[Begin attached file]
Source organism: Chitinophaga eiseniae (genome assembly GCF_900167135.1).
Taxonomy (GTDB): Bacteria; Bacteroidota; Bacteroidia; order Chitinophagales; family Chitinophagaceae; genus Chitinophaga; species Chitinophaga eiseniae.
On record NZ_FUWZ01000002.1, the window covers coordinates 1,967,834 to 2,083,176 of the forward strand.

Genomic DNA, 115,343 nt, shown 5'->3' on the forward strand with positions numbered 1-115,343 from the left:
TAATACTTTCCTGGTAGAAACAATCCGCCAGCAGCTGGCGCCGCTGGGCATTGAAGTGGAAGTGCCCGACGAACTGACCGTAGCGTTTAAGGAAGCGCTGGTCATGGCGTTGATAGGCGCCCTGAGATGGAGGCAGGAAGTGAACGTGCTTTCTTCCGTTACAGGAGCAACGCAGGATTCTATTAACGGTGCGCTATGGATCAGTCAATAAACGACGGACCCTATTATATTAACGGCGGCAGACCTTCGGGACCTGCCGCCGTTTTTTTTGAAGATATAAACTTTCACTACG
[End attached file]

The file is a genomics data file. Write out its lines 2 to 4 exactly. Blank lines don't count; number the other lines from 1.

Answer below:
Taxonomy (GTDB): Bacteria; Bacteroidota; Bacteroidia; order Chitinophagales; family Chitinophagaceae; genus Chitinophaga; species Chitinophaga eiseniae.
On record NZ_FUWZ01000002.1, the window covers coordinates 1,967,834 to 2,083,176 of the forward strand.

Genomic DNA, 115,343 nt, shown 5'->3' on the forward strand with positions numbered 1-115,343 from the left: